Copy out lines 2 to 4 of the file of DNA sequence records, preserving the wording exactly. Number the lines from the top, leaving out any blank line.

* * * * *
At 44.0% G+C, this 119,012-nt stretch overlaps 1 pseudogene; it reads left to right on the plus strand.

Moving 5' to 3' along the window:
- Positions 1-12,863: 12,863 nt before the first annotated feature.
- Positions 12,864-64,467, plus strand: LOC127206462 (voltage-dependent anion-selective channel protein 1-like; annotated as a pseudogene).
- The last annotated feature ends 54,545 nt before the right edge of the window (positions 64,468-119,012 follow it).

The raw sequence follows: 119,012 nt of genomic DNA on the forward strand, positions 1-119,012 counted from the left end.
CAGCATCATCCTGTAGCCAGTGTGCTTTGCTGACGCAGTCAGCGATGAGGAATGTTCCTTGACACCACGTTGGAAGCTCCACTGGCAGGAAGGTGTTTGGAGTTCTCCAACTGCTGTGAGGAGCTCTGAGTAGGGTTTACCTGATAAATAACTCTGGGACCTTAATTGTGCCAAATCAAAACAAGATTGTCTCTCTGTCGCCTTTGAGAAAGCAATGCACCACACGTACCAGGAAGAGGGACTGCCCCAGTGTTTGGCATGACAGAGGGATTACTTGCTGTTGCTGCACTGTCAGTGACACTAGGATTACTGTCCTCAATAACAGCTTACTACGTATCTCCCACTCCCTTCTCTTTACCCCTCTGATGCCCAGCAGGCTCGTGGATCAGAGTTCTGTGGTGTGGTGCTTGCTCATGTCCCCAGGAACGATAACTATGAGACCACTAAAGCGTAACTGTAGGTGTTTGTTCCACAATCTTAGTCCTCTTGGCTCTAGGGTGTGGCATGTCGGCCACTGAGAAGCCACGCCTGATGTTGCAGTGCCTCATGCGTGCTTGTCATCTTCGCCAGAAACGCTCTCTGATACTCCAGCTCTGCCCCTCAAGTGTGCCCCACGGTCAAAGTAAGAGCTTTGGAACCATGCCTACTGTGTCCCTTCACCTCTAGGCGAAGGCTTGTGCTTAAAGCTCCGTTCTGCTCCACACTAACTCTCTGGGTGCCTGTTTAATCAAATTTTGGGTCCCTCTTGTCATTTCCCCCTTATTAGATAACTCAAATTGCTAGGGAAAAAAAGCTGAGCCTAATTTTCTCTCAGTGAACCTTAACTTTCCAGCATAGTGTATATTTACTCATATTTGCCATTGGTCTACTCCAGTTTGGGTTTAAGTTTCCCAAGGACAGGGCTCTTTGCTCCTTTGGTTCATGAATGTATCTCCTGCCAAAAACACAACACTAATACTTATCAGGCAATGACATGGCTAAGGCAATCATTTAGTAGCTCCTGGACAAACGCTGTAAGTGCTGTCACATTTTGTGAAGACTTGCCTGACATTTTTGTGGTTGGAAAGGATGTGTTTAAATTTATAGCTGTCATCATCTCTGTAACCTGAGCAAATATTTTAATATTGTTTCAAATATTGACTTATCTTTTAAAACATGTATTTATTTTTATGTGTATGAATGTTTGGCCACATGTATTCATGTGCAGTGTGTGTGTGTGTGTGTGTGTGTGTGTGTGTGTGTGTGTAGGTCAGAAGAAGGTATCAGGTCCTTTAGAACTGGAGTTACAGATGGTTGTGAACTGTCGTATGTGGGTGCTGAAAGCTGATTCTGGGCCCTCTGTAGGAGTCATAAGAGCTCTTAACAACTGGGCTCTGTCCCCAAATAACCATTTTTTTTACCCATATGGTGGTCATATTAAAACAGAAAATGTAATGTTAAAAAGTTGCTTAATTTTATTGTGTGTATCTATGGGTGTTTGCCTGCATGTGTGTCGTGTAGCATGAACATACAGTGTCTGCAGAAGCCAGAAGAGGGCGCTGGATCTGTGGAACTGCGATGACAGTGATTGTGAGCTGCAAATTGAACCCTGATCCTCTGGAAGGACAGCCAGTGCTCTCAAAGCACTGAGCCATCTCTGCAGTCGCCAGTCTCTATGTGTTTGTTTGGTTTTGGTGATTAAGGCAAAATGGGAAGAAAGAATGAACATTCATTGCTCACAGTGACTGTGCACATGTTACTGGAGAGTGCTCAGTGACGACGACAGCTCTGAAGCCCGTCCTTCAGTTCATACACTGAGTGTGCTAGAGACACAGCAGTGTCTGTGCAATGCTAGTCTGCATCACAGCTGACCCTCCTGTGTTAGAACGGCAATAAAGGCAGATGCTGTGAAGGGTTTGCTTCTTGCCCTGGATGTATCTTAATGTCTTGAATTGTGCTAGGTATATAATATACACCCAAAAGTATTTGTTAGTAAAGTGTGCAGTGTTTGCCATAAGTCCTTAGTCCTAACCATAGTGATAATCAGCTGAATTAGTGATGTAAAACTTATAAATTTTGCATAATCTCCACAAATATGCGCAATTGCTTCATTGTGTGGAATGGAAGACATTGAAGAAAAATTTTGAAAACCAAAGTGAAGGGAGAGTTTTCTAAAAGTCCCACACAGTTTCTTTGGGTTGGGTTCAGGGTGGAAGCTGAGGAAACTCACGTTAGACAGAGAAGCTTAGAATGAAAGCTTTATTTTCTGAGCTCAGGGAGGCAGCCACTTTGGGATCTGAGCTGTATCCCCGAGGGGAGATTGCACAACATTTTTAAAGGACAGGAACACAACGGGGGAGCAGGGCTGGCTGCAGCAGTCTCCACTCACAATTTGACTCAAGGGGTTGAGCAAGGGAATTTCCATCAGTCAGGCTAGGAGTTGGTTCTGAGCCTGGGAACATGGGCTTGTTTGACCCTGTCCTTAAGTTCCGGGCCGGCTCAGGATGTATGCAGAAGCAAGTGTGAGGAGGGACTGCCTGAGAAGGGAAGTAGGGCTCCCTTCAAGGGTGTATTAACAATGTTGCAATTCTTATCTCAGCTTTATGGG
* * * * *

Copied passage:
Moving 5' to 3' along the window:
- Positions 1-12,863: 12,863 nt before the first annotated feature.
- Positions 12,864-64,467, plus strand: LOC127206462 (voltage-dependent anion-selective channel protein 1-like; annotated as a pseudogene).